To obtain disciplinary action against a rank-and-file employee, the OSC typically files a complaint with the Merit Systems Protection Board, a quasi-judicial body that has been rendered all but dormant by the departure of its three members.
But in cases involving senior officials, such as Conway, the special counsel can only make a recommendation for disciplinary action to the president.
The same applies to the OGE. The agency can only recommend that an official or presidential appointee divest certain assets in order to avoid conflicts of interest, but it can't force him or her to take action.
"When we talk about the enforcement problems with these agencies, I think we're specifically talking about higher-level government employees," said Liz Hempowicz, director of public policy at the Project on Government Oversight.
After the 2016 election, Trump rebuffed the OGE's recommendation to sell off his business assets before entering the White House. Instead, he turned over control of his company to his two sons while retaining ownership, making him, according to some ethics experts, the most conflicted president in U.S. history.
The OGE had greater success in getting other Trump administration officials to comply, including Trump son-in-law and senior adviser Jared Kushner.
But the OSC's attempts to have Conway punished for allegedly violating the Hatch Act on multiple occasions have floundered.
"Ms. Conway's violations, if left unpunished, would send a message to all federal employees that they need not abide by the Hatch Act's restrictions," Special Counsel Henry Kerner wrote in a letter to Trump last week. "Her actions thus erode the principal foundation of our democratic system — the rule of law."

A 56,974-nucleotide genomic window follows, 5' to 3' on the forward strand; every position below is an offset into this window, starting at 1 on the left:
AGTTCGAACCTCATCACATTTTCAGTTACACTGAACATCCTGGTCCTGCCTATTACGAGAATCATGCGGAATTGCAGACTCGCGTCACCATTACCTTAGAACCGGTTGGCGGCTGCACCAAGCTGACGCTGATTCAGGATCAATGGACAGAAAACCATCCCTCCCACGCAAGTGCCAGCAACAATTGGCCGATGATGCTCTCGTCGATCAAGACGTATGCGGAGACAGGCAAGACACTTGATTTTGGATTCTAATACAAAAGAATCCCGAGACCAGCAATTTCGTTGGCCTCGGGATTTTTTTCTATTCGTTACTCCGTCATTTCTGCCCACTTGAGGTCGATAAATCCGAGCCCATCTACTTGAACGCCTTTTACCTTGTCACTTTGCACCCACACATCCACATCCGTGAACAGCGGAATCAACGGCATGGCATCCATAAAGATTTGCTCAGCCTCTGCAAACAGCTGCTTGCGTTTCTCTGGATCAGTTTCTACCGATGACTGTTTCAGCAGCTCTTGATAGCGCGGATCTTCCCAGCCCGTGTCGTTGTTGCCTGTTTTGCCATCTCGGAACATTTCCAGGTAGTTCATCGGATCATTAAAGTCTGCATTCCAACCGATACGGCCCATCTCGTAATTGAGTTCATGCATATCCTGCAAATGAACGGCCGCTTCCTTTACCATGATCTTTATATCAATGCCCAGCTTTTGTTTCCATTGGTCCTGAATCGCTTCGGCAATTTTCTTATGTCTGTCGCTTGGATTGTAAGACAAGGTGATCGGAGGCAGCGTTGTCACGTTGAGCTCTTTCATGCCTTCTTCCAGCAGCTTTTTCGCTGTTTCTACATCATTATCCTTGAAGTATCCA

While both agencies possess some investigative authority — OSC considerably more than OGE — neither has the power to enforce its own recommendations.
That is a problem that needs to be fixed, said Richard Painter, who served as the White House ethics czar under former President George W. Bush.
"I would agree that if the Office of Special Counsel recommends that an employee be terminated, that that recommendation should be binding on the president," Painter said. "I would feel the same way about the Office of Government Ethics."
To strengthen the OGE, congressional Democrats, backed by outside government watchdogs, are pressing for wide-ranging ethics reform.
Last month, Democratic Sen. Richard Blumenthal and Democratic Rep. Jamie Raskin introduced legislation that would authorize the agency to mete out punishments, such as the dismissal of offending employees, and to protect the OGE director from arbitrary dismissal.
"The legislation would give our nation's top ethics watchdog real teeth," Blumenthal said.
But Republicans oppose the legislation, seeing it as more of a partisan jab at the Trump administration than an earnest effort to promote ethics in government.
"There is an irony here: President Trump came into office talking about draining the swamp, but some of the swampy behavior is going unchecked," McGehee said.